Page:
Hui Tzu said to Chuang Tzu, "Can a man really be without feelings?"

Chuang Tzu: "Yes."

Hui Tzu: "But a man who has no feelings-how can you call him a man?"

Chuang Tzu: "The Way gave him a face; Heaven gave him a form - why can't you call him a man?"

Hui Tzu: "But if you've already called him a man, how can he be without feelings?"

Chuang Tzu: "That's not what I mean by feelings. When I talk about having no feelings, I mean that a man doesn't allow likes or dislikes to get in and do him harm. He just lets things be the way they are and doesn't try to help life along."

Hui Tzu: "If he doesn't try to help life along, then how can he keep himself alive?"

Chuang Tzu: "The Way gave him a face; Heaven gave him a form. He doesn't let likes or dislikes get in and do him harm. You, now - you treat your spirit like an outsider. You wear out your energy, leaning on a tree and moaning, slumping at your desk and dozing - Heaven picked out a body for you and you use it to gibber about `hard' and `white'!" 6

In this passage, Zhuangzi’s recognition of the ability of distinguish shi/fei as the unique character of human beings seems to resonate with the teachings of Mencius and Xunzi. As Xunzi says: “[A human being] is not as strong as the ox, nor as swift as the horse, and yet he makes the ox and the horse work for him. Why? Because he is able to organize himself in society and they are not. Why is he able to organize himself in society? Because he sets up hierarchical distinctions” 7However, Zhuangzi’s attitude towards this ability are almost exactly the opposite of these held by the other Confucian philosophers. In another word, while Mencius and Xunzi advocate this ability of mankind, saying man should exercise it to a full extent in order to be a complete human being, Zhuangzi preaches that it is exactly the ability one should do without. Because it seems that the other Confucian philosophers’ goal is to be make the full use of the capacities of human, to be as human as possible, the goal of Zhuangzi is to be a sage, which is as far from human and conventional life as possible. Just as Slingerland says, “Indeed, the tendency to fall under the sway of shi/fei distinctions seems to Zhuangzi to be a deeply rooted human disposition: he refers to it as the ‘essence’ (qing) of human beings (i.e. that which distinguishes human beings from other living beings), and describes it as something that the Daoist sage must learn to do without”.8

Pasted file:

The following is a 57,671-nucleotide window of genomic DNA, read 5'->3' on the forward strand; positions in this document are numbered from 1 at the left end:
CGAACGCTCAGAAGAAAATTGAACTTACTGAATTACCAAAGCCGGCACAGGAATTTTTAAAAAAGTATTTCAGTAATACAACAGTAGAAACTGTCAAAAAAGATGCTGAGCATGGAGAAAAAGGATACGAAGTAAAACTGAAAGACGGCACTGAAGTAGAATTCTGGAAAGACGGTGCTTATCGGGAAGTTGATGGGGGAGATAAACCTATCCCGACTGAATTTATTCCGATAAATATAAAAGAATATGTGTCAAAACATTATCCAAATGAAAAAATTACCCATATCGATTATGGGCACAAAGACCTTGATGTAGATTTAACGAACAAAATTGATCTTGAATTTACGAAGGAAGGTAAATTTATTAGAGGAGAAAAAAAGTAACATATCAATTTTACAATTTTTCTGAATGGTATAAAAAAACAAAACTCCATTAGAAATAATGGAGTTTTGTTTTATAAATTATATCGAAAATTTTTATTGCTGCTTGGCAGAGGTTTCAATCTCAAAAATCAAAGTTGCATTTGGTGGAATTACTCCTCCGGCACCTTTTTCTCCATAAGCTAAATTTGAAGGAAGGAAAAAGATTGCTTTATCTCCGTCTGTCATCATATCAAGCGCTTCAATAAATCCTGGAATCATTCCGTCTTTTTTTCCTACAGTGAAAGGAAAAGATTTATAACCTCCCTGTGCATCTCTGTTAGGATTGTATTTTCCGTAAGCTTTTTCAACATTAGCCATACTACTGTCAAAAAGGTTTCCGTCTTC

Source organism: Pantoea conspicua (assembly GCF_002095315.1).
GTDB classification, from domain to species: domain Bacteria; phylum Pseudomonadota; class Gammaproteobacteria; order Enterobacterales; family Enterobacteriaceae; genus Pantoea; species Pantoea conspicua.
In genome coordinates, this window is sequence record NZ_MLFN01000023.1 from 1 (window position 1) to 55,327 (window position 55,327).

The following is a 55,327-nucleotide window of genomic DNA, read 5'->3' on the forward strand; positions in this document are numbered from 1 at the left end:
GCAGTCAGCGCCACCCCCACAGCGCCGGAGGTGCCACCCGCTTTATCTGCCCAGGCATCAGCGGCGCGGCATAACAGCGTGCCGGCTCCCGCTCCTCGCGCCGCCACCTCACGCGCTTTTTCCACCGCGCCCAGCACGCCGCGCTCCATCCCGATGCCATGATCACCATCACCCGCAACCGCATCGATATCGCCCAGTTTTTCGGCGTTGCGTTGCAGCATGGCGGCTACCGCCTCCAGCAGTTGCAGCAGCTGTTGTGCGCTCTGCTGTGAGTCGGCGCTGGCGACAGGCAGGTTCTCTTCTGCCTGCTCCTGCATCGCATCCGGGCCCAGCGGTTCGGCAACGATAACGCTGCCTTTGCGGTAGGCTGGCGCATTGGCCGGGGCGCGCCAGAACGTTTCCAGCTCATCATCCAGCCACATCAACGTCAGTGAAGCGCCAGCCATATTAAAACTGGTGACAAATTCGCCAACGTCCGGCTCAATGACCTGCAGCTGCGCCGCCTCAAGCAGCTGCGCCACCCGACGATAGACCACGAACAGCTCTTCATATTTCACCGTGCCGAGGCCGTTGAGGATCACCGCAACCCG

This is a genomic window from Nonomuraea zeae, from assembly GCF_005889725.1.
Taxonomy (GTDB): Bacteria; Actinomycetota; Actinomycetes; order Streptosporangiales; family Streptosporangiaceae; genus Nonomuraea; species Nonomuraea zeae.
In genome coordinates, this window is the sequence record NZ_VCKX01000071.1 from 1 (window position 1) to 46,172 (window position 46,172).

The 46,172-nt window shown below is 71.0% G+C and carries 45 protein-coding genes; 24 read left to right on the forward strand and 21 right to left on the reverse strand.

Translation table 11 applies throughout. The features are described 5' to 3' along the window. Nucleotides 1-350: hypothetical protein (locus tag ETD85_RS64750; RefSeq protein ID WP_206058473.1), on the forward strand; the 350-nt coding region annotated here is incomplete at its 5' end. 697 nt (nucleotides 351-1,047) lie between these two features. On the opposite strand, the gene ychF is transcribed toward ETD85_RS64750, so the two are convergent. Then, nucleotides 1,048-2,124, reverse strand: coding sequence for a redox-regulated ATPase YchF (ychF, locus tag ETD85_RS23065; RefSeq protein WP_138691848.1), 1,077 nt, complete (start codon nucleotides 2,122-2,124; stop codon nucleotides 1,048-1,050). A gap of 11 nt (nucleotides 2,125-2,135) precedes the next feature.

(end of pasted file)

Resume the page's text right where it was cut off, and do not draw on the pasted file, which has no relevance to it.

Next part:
So according to Zhuangzi, how should we lead our lives? Zhuangzi hasn’t provide us with a straight forward answer, because to do so means he has to dictate some doctrine or principle upon people, telling them shi/fei, which runs into contrary with the Daoism principle that everything revolves in a cycle. So what Zhuangzi does is to give us a description of a person who leads a life he advocates. Zhuangzi says: “The True men of old knew nothing of the love of life or of the hatred of death. Entrance into life occasioned them no joy; the exit from it awakened no resistance. Composedly they went and came. They did not forget what their beginning bad been, and they did not inquire into what their end would be. They accepted (their life) and rejoiced in it; they forgot (all fear of death), and returned (to their state before life).” And the result of this is that in those people there are “what is called the want of any mind to resist the Tâo, and of all attempts by means of the Human to assist the Heavenly”.9